• Seamless Tube Hollows: These tubes are produced by piercing the billet before the extrusion process begins so that the mandrel (piercer) serves as the tube’s inner diameter. The technique doesn’t utilize any welds, and because of its seamless nature, these extrusions are capable of withstanding extremely high pressures. Due to these qualities, such products are best used for square or round profiles.
• Porthole Die Hollows: These are the most commonly used and economical designs where the objective is to produce hollow shapes. The shapes in this category are typically ranked through three difficulties, namely Class I, Class II, and Class III. The system utilizes a two-part assembly that will first divide the ingot of aluminum being processed before ‘welding’ the two back together afterward as it moves through the die passages and the exit orifice. Extrusions produced through this method are considered hybrid products with invisible metallurgical seams. While these hollows are highly useful, they are not recommended for use in high-pressure scenarios.
• Bridge Die Hollows: These are relatively similar to porthole die hollows, with the exception being that the die designs are not the same. Here, bridge dies hold up the mandrels that serve to provide the extrusion shapes. After each billet has been extruded, the die will be stripped completely clean again. This differs drastically from porthole die processes, where the internal mandrel allows for continuous billets and uninterrupted extrusions.
Aluminum extrusion plays a critical role in today’s world, as the number of applications it is used worldwide is virtually limitless. Whichever type of extrusion you require, you’ll need to pay close attention to various factors and aspects of your operation. Whatever your project is, one of the best things you can do as a client hoping to order quality aluminum extrusion products is to formulate a comprehensive list of specifications. This list should include the following elements:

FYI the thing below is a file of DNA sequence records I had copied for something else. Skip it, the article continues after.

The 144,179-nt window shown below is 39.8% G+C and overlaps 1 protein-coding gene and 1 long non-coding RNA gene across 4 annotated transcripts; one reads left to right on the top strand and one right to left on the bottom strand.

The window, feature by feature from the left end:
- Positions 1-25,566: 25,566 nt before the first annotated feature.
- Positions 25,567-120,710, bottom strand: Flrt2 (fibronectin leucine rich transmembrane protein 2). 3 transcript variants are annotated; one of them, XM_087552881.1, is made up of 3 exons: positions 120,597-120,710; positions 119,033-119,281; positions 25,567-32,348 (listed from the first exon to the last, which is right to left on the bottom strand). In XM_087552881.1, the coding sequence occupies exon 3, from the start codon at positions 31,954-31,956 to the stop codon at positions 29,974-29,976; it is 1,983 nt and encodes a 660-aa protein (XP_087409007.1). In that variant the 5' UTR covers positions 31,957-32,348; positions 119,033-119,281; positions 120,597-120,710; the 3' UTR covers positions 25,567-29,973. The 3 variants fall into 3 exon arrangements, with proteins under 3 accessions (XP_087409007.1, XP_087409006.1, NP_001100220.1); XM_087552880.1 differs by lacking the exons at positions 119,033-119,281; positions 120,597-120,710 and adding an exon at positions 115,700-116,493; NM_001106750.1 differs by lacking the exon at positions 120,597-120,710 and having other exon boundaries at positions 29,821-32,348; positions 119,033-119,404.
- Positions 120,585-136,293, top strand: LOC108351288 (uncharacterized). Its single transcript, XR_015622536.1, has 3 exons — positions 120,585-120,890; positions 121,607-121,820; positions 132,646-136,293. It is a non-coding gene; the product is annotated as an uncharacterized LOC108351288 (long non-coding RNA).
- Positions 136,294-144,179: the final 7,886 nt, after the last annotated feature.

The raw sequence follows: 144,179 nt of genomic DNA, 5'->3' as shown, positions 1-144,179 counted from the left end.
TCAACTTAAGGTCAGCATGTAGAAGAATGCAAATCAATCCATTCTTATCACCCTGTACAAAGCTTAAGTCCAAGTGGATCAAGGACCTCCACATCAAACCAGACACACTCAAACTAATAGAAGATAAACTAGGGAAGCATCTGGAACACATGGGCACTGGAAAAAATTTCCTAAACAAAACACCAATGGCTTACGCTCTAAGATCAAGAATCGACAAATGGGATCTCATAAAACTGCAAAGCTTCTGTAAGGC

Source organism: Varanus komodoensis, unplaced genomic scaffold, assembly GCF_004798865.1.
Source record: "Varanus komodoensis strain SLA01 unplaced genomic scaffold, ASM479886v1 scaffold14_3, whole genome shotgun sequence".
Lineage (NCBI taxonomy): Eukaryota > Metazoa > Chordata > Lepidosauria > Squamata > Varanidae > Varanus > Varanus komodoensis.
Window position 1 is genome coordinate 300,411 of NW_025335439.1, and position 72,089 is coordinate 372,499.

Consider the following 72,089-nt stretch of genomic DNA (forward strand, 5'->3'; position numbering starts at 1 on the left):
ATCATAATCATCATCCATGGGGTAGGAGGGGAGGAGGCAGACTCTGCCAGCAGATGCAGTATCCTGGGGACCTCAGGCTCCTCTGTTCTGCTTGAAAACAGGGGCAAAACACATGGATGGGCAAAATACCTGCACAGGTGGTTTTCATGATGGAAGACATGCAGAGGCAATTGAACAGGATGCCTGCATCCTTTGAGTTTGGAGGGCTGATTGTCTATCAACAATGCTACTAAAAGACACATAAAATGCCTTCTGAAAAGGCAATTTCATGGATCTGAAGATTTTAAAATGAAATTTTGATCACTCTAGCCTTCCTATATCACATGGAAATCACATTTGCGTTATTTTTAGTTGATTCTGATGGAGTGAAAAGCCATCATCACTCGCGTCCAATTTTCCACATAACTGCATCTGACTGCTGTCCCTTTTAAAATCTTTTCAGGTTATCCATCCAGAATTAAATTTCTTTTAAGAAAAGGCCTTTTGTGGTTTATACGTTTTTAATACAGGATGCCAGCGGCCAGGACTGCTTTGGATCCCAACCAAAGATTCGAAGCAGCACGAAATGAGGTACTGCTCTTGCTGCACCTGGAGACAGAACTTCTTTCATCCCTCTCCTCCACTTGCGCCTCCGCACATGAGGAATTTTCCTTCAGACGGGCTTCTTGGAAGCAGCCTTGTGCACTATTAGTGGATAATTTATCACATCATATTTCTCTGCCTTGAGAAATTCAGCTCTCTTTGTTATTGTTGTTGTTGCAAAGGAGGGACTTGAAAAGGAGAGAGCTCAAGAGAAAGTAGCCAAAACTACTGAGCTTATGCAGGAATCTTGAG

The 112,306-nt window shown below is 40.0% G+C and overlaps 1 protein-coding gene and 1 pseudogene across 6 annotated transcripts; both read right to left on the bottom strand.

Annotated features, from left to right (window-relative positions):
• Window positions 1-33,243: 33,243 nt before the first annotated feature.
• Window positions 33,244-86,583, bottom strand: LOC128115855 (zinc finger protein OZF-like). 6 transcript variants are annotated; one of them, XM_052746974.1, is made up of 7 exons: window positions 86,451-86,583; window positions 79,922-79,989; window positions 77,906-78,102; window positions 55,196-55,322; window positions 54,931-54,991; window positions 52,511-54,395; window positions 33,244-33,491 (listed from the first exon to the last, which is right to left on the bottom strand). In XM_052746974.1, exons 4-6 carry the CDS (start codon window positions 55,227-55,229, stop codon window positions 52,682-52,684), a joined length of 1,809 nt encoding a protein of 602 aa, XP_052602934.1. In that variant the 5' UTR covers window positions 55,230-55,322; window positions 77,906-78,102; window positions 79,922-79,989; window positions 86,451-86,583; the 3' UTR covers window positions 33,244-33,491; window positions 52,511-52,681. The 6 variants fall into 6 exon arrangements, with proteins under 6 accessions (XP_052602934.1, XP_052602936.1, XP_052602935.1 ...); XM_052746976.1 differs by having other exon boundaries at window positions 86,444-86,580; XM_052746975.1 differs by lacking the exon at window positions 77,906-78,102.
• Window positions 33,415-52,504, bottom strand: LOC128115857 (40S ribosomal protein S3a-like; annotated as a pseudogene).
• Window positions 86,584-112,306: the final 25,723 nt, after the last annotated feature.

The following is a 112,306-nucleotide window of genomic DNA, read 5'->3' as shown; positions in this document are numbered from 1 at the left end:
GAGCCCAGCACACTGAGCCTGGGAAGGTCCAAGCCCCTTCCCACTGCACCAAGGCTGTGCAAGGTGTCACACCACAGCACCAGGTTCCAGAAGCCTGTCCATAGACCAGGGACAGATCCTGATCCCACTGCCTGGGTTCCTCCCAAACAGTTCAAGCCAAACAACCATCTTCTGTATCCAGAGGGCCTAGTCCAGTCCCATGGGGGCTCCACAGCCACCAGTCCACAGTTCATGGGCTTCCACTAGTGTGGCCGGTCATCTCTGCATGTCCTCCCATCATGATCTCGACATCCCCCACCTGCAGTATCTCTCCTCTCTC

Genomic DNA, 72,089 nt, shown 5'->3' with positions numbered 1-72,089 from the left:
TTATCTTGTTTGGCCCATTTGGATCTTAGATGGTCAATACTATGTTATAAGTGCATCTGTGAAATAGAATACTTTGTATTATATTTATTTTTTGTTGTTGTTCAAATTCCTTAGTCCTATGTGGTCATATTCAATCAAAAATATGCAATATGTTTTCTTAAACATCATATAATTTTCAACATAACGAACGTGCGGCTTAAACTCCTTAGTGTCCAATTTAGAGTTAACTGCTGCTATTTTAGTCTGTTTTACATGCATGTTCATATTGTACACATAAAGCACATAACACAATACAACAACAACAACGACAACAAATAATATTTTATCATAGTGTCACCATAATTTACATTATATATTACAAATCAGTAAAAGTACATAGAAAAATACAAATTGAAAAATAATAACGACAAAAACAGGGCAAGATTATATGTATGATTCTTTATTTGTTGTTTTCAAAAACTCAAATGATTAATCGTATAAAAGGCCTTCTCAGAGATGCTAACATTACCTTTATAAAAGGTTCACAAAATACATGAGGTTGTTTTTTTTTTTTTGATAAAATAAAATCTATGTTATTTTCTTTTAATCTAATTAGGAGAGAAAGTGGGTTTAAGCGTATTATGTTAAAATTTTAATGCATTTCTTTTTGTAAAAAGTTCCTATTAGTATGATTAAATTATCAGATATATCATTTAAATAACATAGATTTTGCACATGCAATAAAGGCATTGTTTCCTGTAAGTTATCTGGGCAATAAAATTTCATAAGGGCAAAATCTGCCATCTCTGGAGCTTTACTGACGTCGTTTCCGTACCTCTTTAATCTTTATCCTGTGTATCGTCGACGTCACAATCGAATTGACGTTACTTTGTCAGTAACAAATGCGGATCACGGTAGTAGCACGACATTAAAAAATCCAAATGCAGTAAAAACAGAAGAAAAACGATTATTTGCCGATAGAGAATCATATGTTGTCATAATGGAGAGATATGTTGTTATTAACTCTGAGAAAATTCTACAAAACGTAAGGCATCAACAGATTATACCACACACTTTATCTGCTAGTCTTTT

• A drawing or print of what you hope the end product will look like.
• What do you intend to use the product for in the end?
• The temper or alloy you think will fit your needs.
• The quality of the specifications you require.
• Your desired purchase or end-use length.
• Your tolerance specifications.
• The assembly and fit of your product.
• Any exposed surfaces or surface finishes you will require secondary fabrication needs you might have.
• The quantities you require and whether or not you want repeat deliveries.
• Your packaging, handling, and shipping details.
• Specifics regarding when you will need the finished product, prototype production dates, and sample needs.
Whatever your order request will end up looking like, it will be important that you only utilize the highest quality products. Wangeshi has decades of experience providing aluminum extruder machines to clients all over the world. For all your aluminum extrusion needs, contact Wangeshi for high-quality, cost-effective, and long-lasting products.